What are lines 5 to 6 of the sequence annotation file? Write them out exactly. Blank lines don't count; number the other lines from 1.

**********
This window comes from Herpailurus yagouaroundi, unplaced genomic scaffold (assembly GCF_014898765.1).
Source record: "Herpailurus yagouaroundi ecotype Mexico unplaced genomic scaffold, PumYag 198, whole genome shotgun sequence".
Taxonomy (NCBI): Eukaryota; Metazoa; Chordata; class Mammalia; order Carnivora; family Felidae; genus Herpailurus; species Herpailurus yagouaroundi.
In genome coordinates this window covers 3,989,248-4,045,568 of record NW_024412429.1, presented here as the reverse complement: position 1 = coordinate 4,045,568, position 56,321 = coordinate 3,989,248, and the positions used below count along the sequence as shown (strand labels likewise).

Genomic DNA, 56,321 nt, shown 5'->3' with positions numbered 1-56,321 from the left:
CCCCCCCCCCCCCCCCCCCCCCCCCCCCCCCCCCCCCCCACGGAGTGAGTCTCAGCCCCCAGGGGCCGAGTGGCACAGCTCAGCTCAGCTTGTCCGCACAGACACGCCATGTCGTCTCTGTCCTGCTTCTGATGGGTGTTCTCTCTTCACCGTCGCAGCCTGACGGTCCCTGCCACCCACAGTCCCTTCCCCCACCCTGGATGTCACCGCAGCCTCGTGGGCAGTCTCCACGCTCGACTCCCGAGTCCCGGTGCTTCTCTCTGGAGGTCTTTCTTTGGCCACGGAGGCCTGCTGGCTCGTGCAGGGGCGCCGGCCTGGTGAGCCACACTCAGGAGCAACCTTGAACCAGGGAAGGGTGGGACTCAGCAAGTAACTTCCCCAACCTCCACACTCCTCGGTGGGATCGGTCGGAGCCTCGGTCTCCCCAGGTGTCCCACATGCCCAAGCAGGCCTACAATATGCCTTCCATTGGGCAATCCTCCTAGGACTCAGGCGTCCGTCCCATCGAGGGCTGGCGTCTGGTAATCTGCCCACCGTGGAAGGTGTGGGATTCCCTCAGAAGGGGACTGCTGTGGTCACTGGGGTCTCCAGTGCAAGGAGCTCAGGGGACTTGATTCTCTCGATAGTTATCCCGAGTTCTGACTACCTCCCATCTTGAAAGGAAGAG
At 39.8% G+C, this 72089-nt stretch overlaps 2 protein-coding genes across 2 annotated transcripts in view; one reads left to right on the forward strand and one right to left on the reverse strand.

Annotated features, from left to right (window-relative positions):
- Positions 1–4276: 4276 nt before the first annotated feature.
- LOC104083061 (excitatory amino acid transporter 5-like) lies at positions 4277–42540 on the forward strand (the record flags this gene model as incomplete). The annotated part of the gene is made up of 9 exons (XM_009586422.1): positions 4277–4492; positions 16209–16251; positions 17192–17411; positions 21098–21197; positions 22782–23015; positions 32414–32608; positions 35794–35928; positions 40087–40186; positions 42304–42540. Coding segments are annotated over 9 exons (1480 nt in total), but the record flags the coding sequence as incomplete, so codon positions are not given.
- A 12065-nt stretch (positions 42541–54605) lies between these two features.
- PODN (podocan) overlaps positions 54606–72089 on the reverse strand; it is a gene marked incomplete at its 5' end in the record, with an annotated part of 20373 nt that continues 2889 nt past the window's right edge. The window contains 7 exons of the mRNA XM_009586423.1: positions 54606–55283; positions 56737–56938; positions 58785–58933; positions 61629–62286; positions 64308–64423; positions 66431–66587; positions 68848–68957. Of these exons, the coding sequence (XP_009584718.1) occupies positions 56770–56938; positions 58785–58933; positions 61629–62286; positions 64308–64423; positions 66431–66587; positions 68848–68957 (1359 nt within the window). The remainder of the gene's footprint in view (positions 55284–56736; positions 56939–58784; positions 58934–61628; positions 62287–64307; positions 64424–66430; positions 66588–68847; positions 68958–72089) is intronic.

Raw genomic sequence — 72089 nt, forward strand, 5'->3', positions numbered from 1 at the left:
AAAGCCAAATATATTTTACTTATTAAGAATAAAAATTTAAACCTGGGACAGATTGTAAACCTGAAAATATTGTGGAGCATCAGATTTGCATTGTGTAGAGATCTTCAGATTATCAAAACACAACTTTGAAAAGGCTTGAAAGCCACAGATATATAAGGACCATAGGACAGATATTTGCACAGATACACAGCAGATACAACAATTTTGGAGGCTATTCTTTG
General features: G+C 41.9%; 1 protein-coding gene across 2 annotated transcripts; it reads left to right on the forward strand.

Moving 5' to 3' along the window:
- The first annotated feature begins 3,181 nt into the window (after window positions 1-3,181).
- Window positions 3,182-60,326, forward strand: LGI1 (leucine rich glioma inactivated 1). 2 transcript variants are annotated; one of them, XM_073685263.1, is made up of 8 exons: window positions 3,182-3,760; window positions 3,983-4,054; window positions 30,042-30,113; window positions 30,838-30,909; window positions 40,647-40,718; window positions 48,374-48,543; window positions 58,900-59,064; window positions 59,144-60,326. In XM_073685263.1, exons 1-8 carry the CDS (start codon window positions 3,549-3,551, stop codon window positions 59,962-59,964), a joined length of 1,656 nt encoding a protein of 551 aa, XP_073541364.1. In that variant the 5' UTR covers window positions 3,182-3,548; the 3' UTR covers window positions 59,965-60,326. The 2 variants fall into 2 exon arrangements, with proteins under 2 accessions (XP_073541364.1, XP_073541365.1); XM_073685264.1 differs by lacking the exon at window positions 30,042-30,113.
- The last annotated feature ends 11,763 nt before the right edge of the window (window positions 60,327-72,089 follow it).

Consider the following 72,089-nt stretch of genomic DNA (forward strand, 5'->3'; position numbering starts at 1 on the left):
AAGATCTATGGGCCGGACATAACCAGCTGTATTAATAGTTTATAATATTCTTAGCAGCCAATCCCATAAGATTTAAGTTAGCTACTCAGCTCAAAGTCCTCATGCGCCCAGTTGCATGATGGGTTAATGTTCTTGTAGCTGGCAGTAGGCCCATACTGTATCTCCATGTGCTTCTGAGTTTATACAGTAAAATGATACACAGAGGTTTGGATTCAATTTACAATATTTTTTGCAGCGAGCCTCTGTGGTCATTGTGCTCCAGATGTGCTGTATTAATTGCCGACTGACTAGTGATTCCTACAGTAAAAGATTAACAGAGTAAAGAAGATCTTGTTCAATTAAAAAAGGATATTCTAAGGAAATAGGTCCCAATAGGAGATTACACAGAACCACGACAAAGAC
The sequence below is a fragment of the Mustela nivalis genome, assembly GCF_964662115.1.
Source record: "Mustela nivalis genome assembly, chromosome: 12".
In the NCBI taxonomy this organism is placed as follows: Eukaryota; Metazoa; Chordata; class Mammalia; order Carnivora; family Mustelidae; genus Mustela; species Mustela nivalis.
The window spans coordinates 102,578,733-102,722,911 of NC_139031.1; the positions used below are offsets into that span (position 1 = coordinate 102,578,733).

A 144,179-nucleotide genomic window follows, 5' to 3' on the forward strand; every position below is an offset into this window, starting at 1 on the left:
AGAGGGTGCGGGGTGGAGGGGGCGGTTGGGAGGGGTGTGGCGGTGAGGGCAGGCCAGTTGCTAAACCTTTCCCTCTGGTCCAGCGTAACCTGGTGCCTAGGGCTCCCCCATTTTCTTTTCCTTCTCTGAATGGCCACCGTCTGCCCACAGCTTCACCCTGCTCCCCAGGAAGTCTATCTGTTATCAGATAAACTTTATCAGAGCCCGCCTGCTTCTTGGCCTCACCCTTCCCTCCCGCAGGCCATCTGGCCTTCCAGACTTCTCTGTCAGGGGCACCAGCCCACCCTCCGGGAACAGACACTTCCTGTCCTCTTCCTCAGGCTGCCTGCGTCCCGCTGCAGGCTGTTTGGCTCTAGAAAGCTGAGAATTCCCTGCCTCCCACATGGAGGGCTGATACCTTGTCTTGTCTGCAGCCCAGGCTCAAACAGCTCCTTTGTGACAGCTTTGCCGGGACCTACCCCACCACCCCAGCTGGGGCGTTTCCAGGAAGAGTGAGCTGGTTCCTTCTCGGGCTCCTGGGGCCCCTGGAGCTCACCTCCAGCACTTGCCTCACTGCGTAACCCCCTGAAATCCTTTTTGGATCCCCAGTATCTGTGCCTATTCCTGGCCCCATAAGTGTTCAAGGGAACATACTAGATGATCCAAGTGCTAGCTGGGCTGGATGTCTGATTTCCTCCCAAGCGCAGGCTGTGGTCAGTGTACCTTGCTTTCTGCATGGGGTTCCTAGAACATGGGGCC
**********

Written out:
Genomic DNA, 56,321 nt, shown 5'->3' with positions numbered 1-56,321 from the left:
CCCCCCCCCCCCCCCCCCCCCCCCCCCCCCCCCCCCCCCACGGAGTGAGTCTCAGCCCCCAGGGGCCGAGTGGCACAGCTCAGCTCAGCTTGTCCGCACAGACACGCCATGTCGTCTCTGTCCTGCTTCTGATGGGTGTTCTCTCTTCACCGTCGCAGCCTGACGGTCCCTGCCACCCACAGTCCCTTCCCCCACCCTGGATGTCACCGCAGCCTCGTGGGCAGTCTCCACGCTCGACTCCCGAGTCCCGGTGCTTCTCTCTGGAGGTCTTTCTTTGGCCACGGAGGCCTGCTGGCTCGTGCAGGGGCGCCGGCCTGGTGAGCCACACTCAGGAGCAACCTTGAACCAGGGAAGGGTGGGACTCAGCAAGTAACTTCCCCAACCTCCACACTCCTCGGTGGGATCGGTCGGAGCCTCGGTCTCCCCAGGTGTCCCACATGCCCAAGCAGGCCTACAATATGCCTTCCATTGGGCAATCCTCCTAGGACTCAGGCGTCCGTCCCATCGAGGGCTGGCGTCTGGTAATCTGCCCACCGTGGAAGGTGTGGGATTCCCTCAGAAGGGGACTGCTGTGGTCACTGGGGTCTCCAGTGCAAGGAGCTCAGGGGACTTGATTCTCTCGATAGTTATCCCGAGTTCTGACTACCTCCCATCTTGAAAGGAAGAG